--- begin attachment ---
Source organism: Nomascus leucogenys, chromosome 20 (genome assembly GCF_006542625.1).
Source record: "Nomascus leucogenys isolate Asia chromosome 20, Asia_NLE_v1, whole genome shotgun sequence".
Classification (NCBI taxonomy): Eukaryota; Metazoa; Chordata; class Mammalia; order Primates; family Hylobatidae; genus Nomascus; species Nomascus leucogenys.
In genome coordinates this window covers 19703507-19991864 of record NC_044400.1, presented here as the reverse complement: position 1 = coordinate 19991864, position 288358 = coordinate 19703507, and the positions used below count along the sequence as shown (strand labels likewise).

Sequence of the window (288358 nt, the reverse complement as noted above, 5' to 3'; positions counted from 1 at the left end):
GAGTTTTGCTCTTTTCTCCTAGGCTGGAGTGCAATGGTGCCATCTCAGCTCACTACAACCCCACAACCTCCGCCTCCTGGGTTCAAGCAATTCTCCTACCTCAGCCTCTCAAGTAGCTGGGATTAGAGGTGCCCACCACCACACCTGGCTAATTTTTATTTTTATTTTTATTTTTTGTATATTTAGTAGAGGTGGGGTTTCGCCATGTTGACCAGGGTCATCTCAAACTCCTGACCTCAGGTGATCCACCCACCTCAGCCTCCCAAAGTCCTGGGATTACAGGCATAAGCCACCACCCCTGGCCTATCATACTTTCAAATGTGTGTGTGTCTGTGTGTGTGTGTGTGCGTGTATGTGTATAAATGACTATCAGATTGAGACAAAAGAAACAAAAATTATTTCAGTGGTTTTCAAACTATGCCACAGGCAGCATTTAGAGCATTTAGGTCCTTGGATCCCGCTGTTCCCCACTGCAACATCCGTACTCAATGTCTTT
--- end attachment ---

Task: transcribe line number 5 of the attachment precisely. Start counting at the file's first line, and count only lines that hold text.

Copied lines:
Sequence of the window (288358 nt, the reverse complement as noted above, 5' to 3'; positions counted from 1 at the left end):